The Rainbow Fantasy of She-Ra and the Princesses of Power





On May 15th, 2020, the final season of She-Ra and the Princesses of Power dropped to Netflix. I finished it a week later.

I was stunned, giddy, elated.

I couldn’t believe that showrunner Noelle Stevenson and her crew had gotten away with giving us a hopeful, queer ending to what has been one of the most queer shows ever produced. And certainly the most queer friendly cartoon.

Shiro Wedding

Flash back with me for a moment to the end of Netflix and Dreamworks’ Voltron: Legendary Defender. Season 8 dropped on December 14, 2018, and in the flash-forward epilogue we saw the main character Shiro marrying another man.

I admit I cried.

Even though Shiro’s reveal as a gay man was a late addition to the show, it was so emotional for me to see myself represented in an animated series. It was the first time I had seen a gay character not only survive (a thing seriously in doubt with Shiro’s storyline), but get his happy ending.

While LGBT characters have slowly been getting featured in live action media, animation has been another story entirely. Animation is my favorite medium for telling stories. There’s a freedom inherent in bringing an artist’s drawings to life; no concession needs to be made for the believability of live action and the necessity for verisimilitude that brings. 

So to live in a world where animation is constantly looked at by pearl-clutching folks, and relegated to the “kid’s stuff” corner is disheartening at best and heartbreaking at worst. For a medium that invites unlimited imagination, that can feature everything from giant transforming robots to singing princesses, it was more than disappointing that nobody seemed to be allowed to express the idea that two men or two women could fall in love.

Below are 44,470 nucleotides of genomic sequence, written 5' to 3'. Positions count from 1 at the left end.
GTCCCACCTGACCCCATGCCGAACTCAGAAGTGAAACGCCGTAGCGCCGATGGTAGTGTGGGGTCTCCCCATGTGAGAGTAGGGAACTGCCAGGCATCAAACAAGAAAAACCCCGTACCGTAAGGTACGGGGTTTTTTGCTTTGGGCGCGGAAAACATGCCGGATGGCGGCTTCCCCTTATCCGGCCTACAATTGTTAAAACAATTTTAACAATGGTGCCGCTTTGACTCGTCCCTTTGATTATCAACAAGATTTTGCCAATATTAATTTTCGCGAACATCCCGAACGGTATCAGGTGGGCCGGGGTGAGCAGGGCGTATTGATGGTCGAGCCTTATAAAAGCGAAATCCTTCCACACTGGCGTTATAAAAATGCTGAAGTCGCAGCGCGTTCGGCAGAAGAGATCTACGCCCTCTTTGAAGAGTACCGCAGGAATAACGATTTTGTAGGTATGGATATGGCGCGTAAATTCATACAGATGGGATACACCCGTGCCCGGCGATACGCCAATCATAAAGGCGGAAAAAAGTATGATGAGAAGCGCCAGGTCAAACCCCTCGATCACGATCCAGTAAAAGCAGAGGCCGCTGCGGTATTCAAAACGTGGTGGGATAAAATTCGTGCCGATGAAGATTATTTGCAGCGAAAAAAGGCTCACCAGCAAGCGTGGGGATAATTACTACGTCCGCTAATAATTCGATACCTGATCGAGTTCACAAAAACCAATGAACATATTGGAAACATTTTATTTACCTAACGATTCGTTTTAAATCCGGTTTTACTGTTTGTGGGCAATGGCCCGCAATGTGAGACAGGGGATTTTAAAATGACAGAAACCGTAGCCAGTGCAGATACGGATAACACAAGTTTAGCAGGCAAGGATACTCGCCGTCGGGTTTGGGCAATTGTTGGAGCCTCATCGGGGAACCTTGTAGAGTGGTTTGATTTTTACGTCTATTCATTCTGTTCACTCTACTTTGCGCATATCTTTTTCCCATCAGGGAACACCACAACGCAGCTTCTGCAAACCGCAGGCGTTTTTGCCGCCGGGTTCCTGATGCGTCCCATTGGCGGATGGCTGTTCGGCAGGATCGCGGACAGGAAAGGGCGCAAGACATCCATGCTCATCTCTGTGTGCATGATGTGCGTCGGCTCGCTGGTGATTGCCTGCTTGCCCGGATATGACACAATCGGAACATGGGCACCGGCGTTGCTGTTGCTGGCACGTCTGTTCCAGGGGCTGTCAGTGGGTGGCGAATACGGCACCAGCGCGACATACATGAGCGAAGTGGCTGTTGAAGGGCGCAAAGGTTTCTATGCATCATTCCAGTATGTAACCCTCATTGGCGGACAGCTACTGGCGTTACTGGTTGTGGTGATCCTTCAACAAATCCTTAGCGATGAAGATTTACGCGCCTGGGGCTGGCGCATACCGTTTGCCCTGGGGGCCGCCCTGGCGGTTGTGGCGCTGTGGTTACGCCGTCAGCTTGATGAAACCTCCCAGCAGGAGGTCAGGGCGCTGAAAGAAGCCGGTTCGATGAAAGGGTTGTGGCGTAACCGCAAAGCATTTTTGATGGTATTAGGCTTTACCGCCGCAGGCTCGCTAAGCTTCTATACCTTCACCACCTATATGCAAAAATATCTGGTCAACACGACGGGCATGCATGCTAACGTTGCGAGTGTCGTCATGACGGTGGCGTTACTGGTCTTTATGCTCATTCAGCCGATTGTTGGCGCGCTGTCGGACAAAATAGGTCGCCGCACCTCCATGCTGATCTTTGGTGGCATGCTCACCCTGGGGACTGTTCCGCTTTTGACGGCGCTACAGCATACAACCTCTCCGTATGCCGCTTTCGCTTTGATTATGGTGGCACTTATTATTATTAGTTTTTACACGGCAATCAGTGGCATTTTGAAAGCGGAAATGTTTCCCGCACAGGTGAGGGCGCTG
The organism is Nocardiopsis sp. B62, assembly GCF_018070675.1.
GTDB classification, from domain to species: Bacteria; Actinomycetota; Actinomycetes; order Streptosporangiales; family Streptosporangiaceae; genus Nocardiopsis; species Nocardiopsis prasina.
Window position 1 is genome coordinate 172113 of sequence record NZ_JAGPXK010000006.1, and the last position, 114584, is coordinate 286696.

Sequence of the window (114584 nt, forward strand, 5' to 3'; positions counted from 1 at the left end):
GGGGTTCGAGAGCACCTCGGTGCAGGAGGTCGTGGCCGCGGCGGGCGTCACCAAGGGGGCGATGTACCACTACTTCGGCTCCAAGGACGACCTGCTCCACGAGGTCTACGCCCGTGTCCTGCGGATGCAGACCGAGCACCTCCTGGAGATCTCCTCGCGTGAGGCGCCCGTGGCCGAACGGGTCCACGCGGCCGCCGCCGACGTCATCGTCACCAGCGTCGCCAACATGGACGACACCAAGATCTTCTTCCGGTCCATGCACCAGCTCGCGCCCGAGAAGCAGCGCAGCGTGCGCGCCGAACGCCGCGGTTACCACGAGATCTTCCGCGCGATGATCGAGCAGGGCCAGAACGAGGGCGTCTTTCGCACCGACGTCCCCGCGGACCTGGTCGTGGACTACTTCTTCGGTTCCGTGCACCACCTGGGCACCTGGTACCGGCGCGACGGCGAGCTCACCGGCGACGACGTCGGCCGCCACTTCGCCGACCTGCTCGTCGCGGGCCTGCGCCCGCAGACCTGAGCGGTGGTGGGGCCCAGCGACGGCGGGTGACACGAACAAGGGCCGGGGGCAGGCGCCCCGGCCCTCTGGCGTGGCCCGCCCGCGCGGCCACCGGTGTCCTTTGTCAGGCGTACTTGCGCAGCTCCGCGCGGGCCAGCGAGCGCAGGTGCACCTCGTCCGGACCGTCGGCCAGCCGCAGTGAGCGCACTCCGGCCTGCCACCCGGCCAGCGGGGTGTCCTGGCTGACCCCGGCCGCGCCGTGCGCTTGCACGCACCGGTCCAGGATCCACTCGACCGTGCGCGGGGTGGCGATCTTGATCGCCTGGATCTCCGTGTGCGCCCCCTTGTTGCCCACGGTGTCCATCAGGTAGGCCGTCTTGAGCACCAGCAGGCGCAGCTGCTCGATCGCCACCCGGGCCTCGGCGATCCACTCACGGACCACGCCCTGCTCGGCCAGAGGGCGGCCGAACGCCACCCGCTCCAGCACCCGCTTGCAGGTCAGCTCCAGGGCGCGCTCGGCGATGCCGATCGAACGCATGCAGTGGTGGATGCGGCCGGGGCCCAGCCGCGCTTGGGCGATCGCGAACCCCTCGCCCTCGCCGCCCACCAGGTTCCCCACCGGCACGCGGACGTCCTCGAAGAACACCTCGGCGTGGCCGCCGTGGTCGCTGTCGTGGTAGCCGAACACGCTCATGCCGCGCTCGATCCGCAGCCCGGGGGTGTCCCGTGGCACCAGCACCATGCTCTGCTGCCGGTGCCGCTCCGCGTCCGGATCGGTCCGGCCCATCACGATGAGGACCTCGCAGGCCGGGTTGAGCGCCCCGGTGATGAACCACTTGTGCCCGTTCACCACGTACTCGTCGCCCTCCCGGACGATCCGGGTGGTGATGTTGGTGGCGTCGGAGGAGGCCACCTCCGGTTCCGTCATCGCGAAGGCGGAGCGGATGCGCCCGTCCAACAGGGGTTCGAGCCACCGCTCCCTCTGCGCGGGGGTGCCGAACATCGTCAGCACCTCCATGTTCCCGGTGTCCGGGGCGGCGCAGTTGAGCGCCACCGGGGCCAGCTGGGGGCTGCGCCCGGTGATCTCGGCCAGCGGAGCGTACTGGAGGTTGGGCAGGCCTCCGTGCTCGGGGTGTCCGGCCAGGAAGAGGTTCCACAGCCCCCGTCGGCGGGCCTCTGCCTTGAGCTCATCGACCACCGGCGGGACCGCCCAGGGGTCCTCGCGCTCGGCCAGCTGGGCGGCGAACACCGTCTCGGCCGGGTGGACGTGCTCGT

Only over the last five years has that taboo been broken, with shows like Adventure Time, Steven Universe, Avatar: The Legend of Korra, Voltron: Legendary Defender, and now She-Ra and the Princesses of Power.

Steven Universe Gay Wedding

Steven Universe Gay Wedding


Korra and Asami from Avatar: The Legend of Korra

She-Ra is a special character to me. She was born into this world the same month and year as I was (October 1985 for anyone who’s counting). However, unlike many others who treasure this character, I didn’t watch the 1980s Princess of Power cartoon as a child. Instead, I came to the Masters of the Universe franchise much later as a twenty-something young adult.

Cartoons have a way of helping me through trying times. I have good memories of watching all 93 episodes of Princess of Power the summer of 2010. I had just finished pharmacy school, and spent the summer furiously studying for my board exams. Jumping into the world of Etheria was my break, my escape from cramming my brain with medical facts and figures.